In those countries which are rising up in anger, no such act would transpire without the express order and approval of a governmental (or organized anti-governmental organization, i.e., an insurgency). They are upset that this guy is going this because to them it means that Mr Obama and the US government has decided this is the right thing to do. Or at the very best, if he is doing it, then he has their explicit stamp of approval. It doesn’t matter that he says he thinks it is bad or that any number of us do the same. That is irrelevant because he is being allowed to do it means that their approval and sponsorship is a given. That they protest against his action but allow it is just a demonstration base deception. 

Those places in the world do not have freedom of speech and have never lived in such places or really (as is likely) considered the consequences of a society which defends such. Perhaps part of the problem is that our COIN apparatus (unlike as what pointed as “optimal” in the Petraeus manual) is almost exclusively military … which does in fact control its message and people in a way which our civilian life is not. This might be a big benefit of moving those COIN operations which are pointed as better done by non-military units to be done by actual non-military units. Perhaps the surge would have been best accompanied by 75k civilians in their unruly mess … so that part of the world might come to learn what freedom of speech looks like up close and personal. 

Friday…er…Monday Link Wrap-up

That’s what happens when I take a Friday vacation day.

Democrats are in a struggle with Republicans to see who can repeal portions of ObamaCare first.  And now that Harry Reid has actually read the bill, he’s finally realized that this is going to hurt the hospitals in his state more than it’s going to help them.  As much as Democrats complained about the delays in getting the thing passed, you’d think they’d have read it by the time it did.

Put Obama in the Oval Office, and he’ll repair our standing with the world…or so went the campaign thought.  A poll of Arab public opinion, supposedly an area where Bush had destroyed our credibility, shows that little had changed.  In fact, some indicators are even worse than under the eeevil Bush.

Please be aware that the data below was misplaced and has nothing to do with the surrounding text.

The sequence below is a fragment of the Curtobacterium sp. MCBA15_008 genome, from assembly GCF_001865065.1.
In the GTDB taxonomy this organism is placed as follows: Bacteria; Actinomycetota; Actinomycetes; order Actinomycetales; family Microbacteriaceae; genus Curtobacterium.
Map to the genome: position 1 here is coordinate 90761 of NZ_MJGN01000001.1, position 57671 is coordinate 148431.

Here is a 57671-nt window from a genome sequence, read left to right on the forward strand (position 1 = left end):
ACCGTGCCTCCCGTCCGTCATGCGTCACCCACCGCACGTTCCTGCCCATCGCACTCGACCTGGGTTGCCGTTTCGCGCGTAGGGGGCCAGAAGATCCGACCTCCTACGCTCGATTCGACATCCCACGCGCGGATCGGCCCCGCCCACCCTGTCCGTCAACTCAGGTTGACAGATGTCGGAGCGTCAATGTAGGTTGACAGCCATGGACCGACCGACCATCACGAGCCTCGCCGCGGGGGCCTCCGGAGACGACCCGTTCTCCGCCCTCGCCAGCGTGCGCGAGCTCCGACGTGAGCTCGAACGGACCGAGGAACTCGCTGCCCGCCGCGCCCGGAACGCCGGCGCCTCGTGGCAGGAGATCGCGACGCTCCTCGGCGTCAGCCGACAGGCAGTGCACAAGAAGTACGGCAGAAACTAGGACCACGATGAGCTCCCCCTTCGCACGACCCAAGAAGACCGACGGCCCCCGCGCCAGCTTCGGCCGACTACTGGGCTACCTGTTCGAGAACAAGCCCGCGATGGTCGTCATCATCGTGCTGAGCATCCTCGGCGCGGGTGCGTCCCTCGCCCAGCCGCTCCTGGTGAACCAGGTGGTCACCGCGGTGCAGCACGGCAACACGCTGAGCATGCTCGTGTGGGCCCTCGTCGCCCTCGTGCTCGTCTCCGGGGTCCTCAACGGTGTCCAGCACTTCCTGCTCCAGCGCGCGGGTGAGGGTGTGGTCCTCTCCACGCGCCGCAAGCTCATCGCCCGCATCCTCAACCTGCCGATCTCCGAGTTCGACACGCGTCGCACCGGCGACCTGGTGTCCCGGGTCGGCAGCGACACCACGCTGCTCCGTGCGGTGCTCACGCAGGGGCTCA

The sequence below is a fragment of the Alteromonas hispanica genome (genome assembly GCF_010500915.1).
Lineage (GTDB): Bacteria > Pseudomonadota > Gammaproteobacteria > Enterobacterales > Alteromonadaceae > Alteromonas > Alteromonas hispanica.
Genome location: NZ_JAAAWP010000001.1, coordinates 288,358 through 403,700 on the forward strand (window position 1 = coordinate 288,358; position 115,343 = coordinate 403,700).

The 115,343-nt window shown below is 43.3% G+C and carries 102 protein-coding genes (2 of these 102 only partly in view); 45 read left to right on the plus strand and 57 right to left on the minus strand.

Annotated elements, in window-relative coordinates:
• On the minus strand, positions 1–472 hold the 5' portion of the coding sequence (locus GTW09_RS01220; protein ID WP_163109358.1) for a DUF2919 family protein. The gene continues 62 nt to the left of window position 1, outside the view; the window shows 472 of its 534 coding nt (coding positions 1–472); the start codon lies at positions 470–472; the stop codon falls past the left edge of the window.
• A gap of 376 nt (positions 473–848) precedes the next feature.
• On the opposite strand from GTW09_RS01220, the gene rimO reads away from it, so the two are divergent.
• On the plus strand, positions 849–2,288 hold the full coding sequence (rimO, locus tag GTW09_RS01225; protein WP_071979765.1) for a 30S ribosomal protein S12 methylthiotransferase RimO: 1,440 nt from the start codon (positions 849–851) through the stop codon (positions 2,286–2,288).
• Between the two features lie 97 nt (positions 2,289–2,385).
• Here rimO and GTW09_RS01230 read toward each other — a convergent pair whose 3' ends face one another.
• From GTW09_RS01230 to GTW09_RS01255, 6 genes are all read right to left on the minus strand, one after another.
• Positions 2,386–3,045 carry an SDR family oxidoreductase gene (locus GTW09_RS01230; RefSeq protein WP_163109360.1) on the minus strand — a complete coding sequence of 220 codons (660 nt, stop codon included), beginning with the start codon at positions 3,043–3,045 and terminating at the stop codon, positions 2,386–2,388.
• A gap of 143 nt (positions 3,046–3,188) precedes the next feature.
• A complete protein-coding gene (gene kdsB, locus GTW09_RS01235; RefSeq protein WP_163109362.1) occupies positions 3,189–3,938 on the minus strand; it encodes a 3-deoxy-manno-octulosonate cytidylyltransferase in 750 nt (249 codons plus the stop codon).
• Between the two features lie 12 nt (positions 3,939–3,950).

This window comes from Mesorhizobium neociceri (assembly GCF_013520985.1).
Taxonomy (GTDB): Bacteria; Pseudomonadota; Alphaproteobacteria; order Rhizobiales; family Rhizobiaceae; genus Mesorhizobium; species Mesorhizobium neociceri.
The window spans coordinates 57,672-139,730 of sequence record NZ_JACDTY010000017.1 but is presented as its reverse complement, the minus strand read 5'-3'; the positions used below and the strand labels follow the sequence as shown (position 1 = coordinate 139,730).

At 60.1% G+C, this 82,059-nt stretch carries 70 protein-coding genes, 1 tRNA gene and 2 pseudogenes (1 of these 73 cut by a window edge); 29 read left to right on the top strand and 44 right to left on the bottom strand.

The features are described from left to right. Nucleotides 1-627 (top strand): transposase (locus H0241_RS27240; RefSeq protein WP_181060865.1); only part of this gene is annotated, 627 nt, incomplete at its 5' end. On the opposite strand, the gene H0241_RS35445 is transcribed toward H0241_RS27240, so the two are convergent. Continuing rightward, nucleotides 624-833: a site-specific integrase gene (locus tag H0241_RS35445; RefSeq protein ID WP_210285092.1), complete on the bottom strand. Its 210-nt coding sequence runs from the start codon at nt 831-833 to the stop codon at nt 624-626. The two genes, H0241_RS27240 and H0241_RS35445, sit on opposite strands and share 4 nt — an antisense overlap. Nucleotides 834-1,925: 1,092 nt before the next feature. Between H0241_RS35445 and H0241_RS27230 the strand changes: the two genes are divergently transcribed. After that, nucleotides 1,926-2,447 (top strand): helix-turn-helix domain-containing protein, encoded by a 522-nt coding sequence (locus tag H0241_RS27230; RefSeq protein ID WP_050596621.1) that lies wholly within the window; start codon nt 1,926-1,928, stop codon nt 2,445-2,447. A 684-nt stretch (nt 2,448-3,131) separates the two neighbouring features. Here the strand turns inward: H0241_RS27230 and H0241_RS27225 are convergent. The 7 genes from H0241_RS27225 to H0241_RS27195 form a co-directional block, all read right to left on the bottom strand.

A very interesting article suggesting that Evangelical Churches are the new “Mainline” Christian churches, and that the traditionally “mainline” denominations, as they have become more liberal, shrink and thus have less influence on society (spiritually speaking).  A very good interview of Rodney Stark, who’s been following this a long time.

I’ve been asked, regarding the Tea Partier’s wish to reduce government spending, why now?  Why not during Bush or Clinton or even Reagan.  I keep saying that the spending going on now is unprecedented, and Bruce McQuain explains some of the reasons and ramifications of this spend-fest.

How’s that stimulus stimulating the economy?  Not so well, actually.

The “classy” Left, taking its usual name-calling tact against the Tea Party.  And lest you dismiss this as some loner in a basement, it’s got huge funding partners.

And finally, a study in religious tolerance from Chuck Asay.  (Click for a larger image.)

Friday Link Wrap Up

Two weeks of links to catch up!

Closing Guantanamo; big priority during the campaign, not so much now.  (Well, especially since even Democrats don’t even want to do it.)

The Obama administration turned down using Dutch oil skimmers because they couldn’t meet our stringent government environmental regulations on how pure the decontaminated water was that they dumped back into the Gulf of Mexico, right on-sight of the spill.  Instead, we transport the oily water to facilities and decontaminate it there.  Huge efficiency drop during a major catastrophe because, ironically, of environmental regulationsRead the whole article for more things we turned down that could have averted a lot of this problem.

Our own Treasury Secretary is ignorant of economic history.  Timothy Geithner said this at the latest G-20 summit:  “One of the mistakes made in the 1930s was that countries pulled back their recovery efforts too soon, prolonging the Great Depression.”  However, precisely the opposite happened.  Recovery efforts failed, lasted too long, and that’s what prolonged the Great Depression.  NewsBusters has the charts.

School vouchers improve graduation rates. Now we have a government study to prove what common sense already told us.

Sharia Law in the UK:  Dogs barred from buses so as not to offend Muslims.